Friday, December 30, 2005

EC seeks to foster private actions in antitrust matters...

On 20 December 2005 the European Commission released a Green Paper concerning private actions for damages in the antitrust enforcement context. The Green Paper may be accessed here.

The tone of the Green Paper is unambiguous: The EC is seeking to encourage more private actions for damages in the antitrust context. According to the EC, there are two types of such private actions: (i) 'follow-on', meaning an action that follows a determination of non-compliance by a national competition authority; and (ii) 'stand-alone', meaning there has been no action taken by the national competition authority.

The EC seeks comment on a wide range of issues relating to this matter, including: (i) discovery procedures; (ii) damages issues--including the possibility of double damages; (iii) collective actions in the consumer-harm context; and (iv) coordination of private actions with public actions.

Comments responsive to the Green Paper must be submitted to the EC by no later than 21 April 2006, and should be emailed to: comp-damages-actions@cec.eu.int

Friday, December 23, 2005

Considering mediation in the context of employment disputes

Speechly Bircam senior partner Alan Julyan recently authored this thoughtful article concerning mediation procedures for employment disputes. Julyan claims that the take up of mediation in employment disputes lags behind its use in civil and commercial matters.

Julyan writes in part:

Ignorance of the process, and in particular its effectiveness and cost, is probably still one of the major factors inhibiting the growth of mediation in employment disputes. Although many more people are becoming involved in mediation, the lack of publicity about the successful outcome achieved by mediation obviously inhibits its growth as a means of resolving disputes and does little to dispel some of the ignorance of the process. Employees in particular fear that their employer will use mediation to gain information about their claim, cynically run up costs or, in fact, use the process to bully them into submission, or to use the process in order to demonstrate that it had been tried but have no real desire to resolve the dispute through mediation.

Thursday, December 15, 2005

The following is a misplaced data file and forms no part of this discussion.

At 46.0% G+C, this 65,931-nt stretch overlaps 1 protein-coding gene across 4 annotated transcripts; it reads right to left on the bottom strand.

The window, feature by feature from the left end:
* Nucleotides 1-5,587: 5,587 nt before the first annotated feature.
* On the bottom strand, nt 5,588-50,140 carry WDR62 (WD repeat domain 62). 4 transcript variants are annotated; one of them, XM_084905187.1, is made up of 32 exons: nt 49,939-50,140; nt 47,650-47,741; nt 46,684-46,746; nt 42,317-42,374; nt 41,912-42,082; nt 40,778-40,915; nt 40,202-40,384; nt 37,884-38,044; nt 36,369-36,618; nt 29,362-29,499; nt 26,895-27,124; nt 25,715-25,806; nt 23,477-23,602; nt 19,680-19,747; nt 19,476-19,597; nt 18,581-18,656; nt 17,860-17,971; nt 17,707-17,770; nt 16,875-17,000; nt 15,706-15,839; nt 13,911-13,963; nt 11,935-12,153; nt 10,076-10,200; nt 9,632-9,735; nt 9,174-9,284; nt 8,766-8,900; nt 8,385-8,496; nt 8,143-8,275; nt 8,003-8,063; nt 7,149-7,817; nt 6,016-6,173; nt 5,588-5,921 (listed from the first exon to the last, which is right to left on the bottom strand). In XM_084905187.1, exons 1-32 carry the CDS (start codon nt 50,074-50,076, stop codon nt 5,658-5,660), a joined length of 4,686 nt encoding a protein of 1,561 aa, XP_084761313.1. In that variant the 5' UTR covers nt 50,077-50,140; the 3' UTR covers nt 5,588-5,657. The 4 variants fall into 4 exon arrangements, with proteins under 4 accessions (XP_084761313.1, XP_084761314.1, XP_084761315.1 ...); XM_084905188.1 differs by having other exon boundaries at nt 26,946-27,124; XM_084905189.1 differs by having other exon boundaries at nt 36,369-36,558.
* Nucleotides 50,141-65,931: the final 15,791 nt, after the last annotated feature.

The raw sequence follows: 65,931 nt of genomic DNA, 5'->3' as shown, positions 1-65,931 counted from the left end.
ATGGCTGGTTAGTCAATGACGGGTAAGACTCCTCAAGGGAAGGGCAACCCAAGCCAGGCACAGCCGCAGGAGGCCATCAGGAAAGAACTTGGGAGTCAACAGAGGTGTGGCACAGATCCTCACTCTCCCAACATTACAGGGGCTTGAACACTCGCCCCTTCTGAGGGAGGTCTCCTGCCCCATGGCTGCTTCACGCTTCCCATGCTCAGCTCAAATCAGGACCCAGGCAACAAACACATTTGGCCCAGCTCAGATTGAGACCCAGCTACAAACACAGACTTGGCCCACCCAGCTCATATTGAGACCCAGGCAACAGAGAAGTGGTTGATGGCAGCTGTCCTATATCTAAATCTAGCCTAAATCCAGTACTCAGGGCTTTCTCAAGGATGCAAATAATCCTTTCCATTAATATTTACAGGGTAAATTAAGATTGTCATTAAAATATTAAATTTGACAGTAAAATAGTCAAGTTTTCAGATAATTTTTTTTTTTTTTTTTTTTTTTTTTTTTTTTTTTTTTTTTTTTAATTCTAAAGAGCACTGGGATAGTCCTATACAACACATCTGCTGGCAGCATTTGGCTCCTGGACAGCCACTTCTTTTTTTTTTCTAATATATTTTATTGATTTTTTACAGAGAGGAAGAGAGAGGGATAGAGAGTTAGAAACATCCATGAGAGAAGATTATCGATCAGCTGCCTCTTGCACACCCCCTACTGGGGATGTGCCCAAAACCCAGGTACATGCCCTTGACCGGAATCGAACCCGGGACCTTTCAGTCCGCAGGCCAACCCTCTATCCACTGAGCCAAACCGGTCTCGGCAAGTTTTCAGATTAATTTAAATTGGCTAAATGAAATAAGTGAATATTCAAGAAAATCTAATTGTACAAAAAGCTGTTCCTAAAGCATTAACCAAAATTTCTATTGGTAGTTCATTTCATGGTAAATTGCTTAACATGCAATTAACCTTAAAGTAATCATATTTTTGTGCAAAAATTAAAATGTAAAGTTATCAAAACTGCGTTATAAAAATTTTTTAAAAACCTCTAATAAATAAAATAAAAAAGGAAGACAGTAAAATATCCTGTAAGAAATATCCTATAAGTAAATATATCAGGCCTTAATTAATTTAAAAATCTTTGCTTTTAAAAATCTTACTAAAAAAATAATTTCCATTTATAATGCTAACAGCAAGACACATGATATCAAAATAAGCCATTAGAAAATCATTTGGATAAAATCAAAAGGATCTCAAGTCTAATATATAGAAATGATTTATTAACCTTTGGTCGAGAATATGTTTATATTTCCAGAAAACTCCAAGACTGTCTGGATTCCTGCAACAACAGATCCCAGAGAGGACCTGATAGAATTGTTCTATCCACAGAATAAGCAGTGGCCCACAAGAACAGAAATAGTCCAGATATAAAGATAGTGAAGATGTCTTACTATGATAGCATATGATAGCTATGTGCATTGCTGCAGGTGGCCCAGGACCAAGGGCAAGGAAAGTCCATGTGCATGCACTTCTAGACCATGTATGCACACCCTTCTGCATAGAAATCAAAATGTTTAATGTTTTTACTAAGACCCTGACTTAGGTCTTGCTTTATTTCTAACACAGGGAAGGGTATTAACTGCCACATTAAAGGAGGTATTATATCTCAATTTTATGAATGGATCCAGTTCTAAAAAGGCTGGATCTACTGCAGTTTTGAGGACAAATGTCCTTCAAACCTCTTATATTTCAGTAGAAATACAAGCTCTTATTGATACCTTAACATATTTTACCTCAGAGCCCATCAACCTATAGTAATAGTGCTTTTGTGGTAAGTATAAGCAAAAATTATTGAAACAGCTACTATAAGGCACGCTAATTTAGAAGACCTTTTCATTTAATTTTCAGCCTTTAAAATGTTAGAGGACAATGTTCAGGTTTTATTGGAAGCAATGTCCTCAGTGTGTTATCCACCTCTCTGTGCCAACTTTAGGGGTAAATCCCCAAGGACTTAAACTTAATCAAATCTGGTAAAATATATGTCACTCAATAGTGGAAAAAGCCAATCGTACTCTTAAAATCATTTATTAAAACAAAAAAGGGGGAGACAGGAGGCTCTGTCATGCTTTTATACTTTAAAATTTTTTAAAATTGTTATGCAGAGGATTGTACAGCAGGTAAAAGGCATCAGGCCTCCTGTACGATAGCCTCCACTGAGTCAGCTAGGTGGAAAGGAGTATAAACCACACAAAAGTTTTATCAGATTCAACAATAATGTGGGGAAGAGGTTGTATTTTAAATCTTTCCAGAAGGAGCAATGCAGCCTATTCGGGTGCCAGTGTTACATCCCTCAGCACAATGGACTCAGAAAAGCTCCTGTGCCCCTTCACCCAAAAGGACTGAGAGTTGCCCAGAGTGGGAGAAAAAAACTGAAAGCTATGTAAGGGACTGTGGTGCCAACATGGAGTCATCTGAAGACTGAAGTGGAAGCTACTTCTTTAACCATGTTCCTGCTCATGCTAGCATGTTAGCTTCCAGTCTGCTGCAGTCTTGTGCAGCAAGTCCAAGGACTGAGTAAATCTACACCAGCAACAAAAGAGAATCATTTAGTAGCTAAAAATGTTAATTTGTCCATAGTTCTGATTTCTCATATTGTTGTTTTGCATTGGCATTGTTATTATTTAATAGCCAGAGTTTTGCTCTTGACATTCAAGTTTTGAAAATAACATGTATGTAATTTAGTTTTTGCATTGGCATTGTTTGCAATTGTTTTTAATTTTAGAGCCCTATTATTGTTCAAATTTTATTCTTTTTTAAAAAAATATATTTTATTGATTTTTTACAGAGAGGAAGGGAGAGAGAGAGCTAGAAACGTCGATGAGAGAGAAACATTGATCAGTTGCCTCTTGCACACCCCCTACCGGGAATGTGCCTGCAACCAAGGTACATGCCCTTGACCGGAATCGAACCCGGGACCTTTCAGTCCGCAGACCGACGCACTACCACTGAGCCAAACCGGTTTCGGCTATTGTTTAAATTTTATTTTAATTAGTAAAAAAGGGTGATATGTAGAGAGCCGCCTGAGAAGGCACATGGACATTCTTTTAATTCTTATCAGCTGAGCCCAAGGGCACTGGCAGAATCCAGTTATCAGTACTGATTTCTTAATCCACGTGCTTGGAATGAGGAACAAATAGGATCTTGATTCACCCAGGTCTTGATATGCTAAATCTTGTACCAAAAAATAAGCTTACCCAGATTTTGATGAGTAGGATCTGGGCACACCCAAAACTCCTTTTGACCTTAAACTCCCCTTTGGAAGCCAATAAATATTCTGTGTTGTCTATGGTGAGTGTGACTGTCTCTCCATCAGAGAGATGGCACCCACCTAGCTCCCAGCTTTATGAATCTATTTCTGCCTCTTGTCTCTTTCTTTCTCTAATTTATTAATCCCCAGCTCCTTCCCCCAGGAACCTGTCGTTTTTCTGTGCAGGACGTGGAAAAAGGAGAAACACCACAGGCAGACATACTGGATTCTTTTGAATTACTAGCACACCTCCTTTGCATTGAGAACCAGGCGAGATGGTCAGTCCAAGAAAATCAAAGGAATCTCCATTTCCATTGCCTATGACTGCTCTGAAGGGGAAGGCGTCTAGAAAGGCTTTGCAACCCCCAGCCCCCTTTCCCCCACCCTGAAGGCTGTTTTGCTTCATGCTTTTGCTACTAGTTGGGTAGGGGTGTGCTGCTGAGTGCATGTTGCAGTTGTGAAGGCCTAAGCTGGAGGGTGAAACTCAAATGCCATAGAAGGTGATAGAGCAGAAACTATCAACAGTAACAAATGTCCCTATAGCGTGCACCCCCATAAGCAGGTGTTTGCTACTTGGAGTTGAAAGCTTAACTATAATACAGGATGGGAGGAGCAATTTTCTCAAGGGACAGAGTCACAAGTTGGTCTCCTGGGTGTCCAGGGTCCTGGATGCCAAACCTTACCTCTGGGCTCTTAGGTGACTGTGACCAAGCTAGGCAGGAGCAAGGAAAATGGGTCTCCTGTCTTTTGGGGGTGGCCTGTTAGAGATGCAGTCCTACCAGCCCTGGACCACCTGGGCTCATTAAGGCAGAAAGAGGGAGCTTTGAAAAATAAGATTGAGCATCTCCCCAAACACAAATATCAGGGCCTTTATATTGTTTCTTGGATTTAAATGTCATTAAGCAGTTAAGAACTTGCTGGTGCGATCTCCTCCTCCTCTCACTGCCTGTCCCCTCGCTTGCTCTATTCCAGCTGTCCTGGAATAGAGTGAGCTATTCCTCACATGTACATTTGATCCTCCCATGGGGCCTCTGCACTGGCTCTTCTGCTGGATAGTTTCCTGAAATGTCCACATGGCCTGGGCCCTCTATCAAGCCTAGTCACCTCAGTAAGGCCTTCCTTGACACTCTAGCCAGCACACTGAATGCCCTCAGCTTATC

ABI publishes personal injury compensation reform plan

The Association of British Insurers (ABI) just published its reform plan for the U.K.'s personal injury compensation system. You may view the ABI's proposal here (16-page .pdf file)

The highlights of the ABI reform proposal are:

* It would cover personal injury accident claims of GBP 25000 or less;

* A public tariff of general damages;

* A streamlined system that involves mediation as the required first step; and

* Higher penalties for claimants and insurers that abuse the system.

Tuesday, December 06, 2005

Constitutional Affairs Committee urges small claims court improvements

The Commons Constitutional Affairs Committee (UK) today released a report addressing the issue of access to justice via the small claims courts. The Committee recommends:

* Increasing the upper limit on small claims from £1000 to £2500;

* That the DCA 'urgently implement and monitor measures to improve [small claims] enforcement'; and

* That that DCA 'place greater priority on providing adequate IT facilities which would be much more efficient and provide for a better service to the public.'

Alan Beith, Chair of the Committee, said:

The small claims system is an absolutely essential part of giving ordinary people, who can’t necessarily risk getting involved in a case with huge legal fees, access to justice and a means of redress in this country. That is why it is all the more important that the county courts have the proper facilities they need, and that when someone does get a successful judgement, the means are there to ensure it gets enforced, both for the claimant’s benefit and for the credibility of the system.
Click here for the full report.

Monday, December 05, 2005

Parliament considers the U.K.'s 'compensation culture'

The U.K. Parliament's Constitutional Affairs Committee will tomorrow receive testimony on the issue of the so-called 'compensation culture'. In particular, the Committee will hear from:

Rt Hon Lord Phillips of Worth Matravers, Lord Chief Justice;
Judge Peter Hurst, Senior Costs Judge;
District Judge Michael Walker; and
District Judge David Oldham, Association of District Judges

The Committee meeting starts at 4:30 pm (UK) and might be broadcast on the internet. Click here at that time tomorrow to check.